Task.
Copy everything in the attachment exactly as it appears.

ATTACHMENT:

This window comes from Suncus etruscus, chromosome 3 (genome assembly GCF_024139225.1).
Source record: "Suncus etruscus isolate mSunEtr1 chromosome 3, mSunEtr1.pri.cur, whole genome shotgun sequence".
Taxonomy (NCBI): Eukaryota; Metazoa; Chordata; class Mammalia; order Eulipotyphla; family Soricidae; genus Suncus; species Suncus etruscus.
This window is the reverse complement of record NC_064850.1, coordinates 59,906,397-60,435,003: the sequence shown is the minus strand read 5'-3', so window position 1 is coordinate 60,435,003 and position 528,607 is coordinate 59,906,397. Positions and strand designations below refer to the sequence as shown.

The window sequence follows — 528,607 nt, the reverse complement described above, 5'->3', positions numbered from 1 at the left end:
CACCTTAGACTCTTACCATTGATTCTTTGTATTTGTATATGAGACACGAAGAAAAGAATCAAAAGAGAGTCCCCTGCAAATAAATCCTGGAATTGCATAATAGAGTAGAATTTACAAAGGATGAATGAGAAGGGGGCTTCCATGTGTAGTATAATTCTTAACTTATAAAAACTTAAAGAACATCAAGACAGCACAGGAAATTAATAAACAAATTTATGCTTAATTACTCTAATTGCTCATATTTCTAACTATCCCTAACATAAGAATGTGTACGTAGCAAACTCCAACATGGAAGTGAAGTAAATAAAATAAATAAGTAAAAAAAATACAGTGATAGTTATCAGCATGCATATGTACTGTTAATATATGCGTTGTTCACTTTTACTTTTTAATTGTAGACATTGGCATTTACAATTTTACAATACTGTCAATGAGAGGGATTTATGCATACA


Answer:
This window comes from Suncus etruscus, chromosome 3 (genome assembly GCF_024139225.1).
Source record: "Suncus etruscus isolate mSunEtr1 chromosome 3, mSunEtr1.pri.cur, whole genome shotgun sequence".
Taxonomy (NCBI): Eukaryota; Metazoa; Chordata; class Mammalia; order Eulipotyphla; family Soricidae; genus Suncus; species Suncus etruscus.
This window is the reverse complement of record NC_064850.1, coordinates 59,906,397-60,435,003: the sequence shown is the minus strand read 5'-3', so window position 1 is coordinate 60,435,003 and position 528,607 is coordinate 59,906,397. Positions and strand designations below refer to the sequence as shown.

The window sequence follows — 528,607 nt, the reverse complement described above, 5'->3', positions numbered from 1 at the left end:
CACCTTAGACTCTTACCATTGATTCTTTGTATTTGTATATGAGACACGAAGAAAAGAATCAAAAGAGAGTCCCCTGCAAATAAATCCTGGAATTGCATAATAGAGTAGAATTTACAAAGGATGAATGAGAAGGGGGCTTCCATGTGTAGTATAATTCTTAACTTATAAAAACTTAAAGAACATCAAGACAGCACAGGAAATTAATAAACAAATTTATGCTTAATTACTCTAATTGCTCATATTTCTAACTATCCCTAACATAAGAATGTGTACGTAGCAAACTCCAACATGGAAGTGAAGTAAATAAAATAAATAAGTAAAAAAAATACAGTGATAGTTATCAGCATGCATATGTACTGTTAATATATGCGTTGTTCACTTTTACTTTTTAATTGTAGACATTGGCATTTACAATTTTACAATACTGTCAATGAGAGGGATTTATGCATACA